The original post follows.
Devin Nunes has some explaining to do.
The New York Times just reported that two White House officials helped provide Nunes with information that President Trump and his associates had been swept up in legal surveillance, just before Nunes briefed Trump himself and then disclosed some of the information to the media and to the House Intelligence Committee that he chairs.
The Times’ sources identified the officials as Ezra Cohen-Watnick, the senior director for intelligence at the National Security Council, and Michael Ellis, national security lawyer in the Office of White House Counsel:
The officials said that earlier this month, shortly after Mr. Trump wrote on Twitter about being wiretapped on the orders of President Barack Obama, Mr. Cohen-Watnick began reviewing highly classified reports detailing the intercepted communications of foreign officials.Officials said the reports consisted primarily of ambassadors and other foreign officials talking about how they were trying to develop contacts within Mr. Trump’s family and inner circle in advance of his inauguration.
But there’s a problem: This conflicts with what Nunes has said about his source or sources. He has declined to name them, but he and a spokesman have said and/or strongly suggested it wasn't White House staff.
Nunes reportedly told Bloomberg's Eli Lake in an interview Monday “that his source was not a White House staffer and was an intelligence official," Lake wrote.
A Nunes spokesman, Jack Langer, also told the Los Angeles Times that it wasn’t a White House staffer, the Times reported.
And Nunes again appeared to deny meeting with any White House aides in a Monday afternoon interview with CNN's Wolf Blitzer:
BLITZER: In addition going to that secure room to look over these documents, do you have other meetings at the White House? Did you meet with the president or any of his aides while you were there that night?NUNES: No. And in fact, I'm quite sure that people in the West Wing had no idea I was there.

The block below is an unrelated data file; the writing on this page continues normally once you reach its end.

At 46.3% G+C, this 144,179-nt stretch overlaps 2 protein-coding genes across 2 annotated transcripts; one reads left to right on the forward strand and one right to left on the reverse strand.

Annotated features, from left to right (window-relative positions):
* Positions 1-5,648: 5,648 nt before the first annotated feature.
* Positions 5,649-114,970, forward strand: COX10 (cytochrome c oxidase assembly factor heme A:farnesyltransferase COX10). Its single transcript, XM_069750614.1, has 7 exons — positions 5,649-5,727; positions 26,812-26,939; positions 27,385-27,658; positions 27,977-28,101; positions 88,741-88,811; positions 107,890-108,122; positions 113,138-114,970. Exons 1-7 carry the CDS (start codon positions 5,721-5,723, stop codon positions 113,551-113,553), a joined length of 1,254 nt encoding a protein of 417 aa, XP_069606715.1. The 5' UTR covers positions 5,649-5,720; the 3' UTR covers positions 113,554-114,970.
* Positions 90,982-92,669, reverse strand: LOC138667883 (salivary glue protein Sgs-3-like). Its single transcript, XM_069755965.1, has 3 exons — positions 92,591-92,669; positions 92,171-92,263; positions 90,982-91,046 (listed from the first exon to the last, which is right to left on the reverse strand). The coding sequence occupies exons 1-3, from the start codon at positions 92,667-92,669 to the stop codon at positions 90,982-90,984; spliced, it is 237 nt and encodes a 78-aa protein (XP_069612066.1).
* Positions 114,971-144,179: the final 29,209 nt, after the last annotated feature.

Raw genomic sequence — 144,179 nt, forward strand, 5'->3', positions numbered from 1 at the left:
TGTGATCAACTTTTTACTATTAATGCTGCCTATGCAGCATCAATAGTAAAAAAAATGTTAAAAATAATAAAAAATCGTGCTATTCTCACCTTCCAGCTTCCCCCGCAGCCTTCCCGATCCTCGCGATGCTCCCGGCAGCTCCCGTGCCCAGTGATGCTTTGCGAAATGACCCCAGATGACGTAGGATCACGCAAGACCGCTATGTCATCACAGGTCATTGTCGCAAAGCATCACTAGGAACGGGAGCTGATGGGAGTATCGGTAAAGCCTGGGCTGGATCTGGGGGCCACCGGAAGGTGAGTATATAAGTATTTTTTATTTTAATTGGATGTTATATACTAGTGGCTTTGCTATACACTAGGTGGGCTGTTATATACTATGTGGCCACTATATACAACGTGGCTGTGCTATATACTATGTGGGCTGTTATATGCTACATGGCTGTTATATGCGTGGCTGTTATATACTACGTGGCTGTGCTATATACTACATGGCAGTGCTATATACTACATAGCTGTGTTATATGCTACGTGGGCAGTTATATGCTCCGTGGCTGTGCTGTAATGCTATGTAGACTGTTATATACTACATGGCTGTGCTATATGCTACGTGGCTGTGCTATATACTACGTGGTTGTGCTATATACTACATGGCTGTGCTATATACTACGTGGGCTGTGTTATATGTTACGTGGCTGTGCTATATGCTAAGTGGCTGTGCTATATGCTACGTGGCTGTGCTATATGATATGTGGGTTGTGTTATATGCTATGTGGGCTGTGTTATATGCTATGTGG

It wasn't just Nunes. White House press secretary Sean Spicer, who hasn’t detailed Nunes’s visit to the White House last week, cited Nunes's comments to Bloomberg on Monday. “He has said, from my understanding on the record, that he did not meet with White House staff,” Spicer said.
And Spicer last week suggested strongly that he doubted it was the White House that provided the information. “I don’t know why he would brief the speaker, then come down here to brief us on something that we would’ve briefed him on,” Spicer said. “It doesn’t really seem to make a ton of sense. So, I’m not aware of it. But it doesn’t really pass the smell test.”
Nunes hasn’t said much about his sourcing, but he has certainly suggested the only reason that he was on the White House grounds is because the information happened to be there and that it wasn’t something that was fed to him by parties interested in confirming Trump’s evidence-free claim that he was under surveillance during the 2016 election. The Times’ report seriously calls that into question.
We can perhaps expect Nunes to quibble with the definition of a "White House staffer" or what constitutes "any of [Trump's] aides." Maybe he'll argue that the National Security Council is a separate entity. But Ellis works in the White House counsel's office, so he's clearly a White House staffer and an aide to the president. His official title is "special assistant to the president."
And if he and/or Cohen-Watnick played any role in providing information to Nunes, the denials above would be highly misleading, at best.
Spicer declined to comment on the Times report Thursday afternoon, saying he didn’t want to lend credence to any of its details.
Langer took the same line in response to my questions to him: “As he’s stated many times, Chairman Nunes will not confirm or deny speculation about his source’s identity, and he will not respond to speculation from anonymous sources.”
The Times’ report will make that line much more difficult to hold.